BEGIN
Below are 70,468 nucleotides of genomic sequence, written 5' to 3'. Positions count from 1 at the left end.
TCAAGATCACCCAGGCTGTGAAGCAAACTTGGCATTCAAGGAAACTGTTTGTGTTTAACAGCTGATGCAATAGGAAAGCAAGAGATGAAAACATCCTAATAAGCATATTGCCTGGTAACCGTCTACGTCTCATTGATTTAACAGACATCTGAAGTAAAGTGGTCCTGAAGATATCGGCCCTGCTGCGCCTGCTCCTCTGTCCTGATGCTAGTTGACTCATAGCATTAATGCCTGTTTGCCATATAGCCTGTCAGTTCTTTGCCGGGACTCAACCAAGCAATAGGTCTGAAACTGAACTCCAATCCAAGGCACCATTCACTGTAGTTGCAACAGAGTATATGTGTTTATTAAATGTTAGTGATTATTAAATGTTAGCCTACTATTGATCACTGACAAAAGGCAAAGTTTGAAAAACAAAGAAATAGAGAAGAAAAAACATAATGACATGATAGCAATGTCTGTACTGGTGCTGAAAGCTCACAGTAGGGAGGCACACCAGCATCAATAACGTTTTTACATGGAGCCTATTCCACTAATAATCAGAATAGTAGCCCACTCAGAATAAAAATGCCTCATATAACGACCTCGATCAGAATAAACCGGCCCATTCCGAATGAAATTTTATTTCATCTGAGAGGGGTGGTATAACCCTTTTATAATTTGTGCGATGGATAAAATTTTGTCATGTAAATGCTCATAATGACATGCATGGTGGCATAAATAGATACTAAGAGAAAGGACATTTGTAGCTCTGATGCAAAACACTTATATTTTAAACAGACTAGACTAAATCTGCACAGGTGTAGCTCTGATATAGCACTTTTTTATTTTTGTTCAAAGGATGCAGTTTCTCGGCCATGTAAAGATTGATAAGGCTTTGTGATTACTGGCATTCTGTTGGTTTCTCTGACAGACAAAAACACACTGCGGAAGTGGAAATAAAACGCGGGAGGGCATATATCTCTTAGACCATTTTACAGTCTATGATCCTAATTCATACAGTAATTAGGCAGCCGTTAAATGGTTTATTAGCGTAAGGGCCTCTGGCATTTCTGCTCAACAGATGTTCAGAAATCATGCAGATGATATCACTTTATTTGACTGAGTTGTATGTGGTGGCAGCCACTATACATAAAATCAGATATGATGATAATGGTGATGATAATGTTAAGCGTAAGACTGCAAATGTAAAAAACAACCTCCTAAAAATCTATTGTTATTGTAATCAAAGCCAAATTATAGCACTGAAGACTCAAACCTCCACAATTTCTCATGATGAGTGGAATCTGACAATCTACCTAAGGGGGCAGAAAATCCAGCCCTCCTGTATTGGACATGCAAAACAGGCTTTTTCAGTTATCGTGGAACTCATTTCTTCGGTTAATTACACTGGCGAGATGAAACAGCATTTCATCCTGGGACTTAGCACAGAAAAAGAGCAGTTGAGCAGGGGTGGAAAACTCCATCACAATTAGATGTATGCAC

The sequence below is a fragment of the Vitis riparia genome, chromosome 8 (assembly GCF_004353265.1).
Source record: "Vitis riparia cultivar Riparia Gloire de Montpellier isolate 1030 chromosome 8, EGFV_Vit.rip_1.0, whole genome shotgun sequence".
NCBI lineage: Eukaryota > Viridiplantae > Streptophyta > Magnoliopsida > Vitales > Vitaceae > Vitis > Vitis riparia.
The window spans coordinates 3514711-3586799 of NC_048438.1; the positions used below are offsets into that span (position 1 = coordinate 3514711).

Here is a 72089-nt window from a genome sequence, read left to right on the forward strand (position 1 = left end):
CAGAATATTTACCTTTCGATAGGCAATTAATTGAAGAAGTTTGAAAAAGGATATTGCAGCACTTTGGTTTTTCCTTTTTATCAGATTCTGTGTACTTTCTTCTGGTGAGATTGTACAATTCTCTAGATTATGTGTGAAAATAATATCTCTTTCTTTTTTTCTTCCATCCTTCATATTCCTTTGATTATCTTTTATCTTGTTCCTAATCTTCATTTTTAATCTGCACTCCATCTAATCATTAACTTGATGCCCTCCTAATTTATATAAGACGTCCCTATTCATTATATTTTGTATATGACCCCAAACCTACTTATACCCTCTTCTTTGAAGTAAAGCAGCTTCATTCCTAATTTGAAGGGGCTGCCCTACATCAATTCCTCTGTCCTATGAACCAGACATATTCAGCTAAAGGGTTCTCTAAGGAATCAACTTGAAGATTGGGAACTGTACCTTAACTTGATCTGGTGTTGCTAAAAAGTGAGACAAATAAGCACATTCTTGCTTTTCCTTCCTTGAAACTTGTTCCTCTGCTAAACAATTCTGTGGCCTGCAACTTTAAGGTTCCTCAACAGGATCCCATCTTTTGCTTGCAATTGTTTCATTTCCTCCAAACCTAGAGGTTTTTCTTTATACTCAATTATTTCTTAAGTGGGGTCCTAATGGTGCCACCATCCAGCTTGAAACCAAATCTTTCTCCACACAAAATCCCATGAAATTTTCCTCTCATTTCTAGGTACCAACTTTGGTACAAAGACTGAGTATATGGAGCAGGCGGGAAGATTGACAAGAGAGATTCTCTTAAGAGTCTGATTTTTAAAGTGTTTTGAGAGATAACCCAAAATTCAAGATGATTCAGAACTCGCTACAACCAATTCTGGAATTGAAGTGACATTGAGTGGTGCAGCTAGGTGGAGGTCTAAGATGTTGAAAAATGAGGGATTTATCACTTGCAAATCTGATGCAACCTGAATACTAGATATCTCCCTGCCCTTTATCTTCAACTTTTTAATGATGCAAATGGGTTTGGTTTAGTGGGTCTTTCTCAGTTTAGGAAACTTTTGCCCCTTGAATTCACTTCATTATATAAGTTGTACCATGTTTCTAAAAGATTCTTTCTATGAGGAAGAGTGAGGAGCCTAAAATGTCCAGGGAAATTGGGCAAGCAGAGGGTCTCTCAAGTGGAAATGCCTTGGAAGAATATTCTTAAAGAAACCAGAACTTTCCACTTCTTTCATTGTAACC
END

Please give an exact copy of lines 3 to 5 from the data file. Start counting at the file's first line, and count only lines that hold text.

The sequence below is a fragment of the Vitis riparia genome, chromosome 8 (assembly GCF_004353265.1).
Source record: "Vitis riparia cultivar Riparia Gloire de Montpellier isolate 1030 chromosome 8, EGFV_Vit.rip_1.0, whole genome shotgun sequence".
NCBI lineage: Eukaryota > Viridiplantae > Streptophyta > Magnoliopsida > Vitales > Vitaceae > Vitis > Vitis riparia.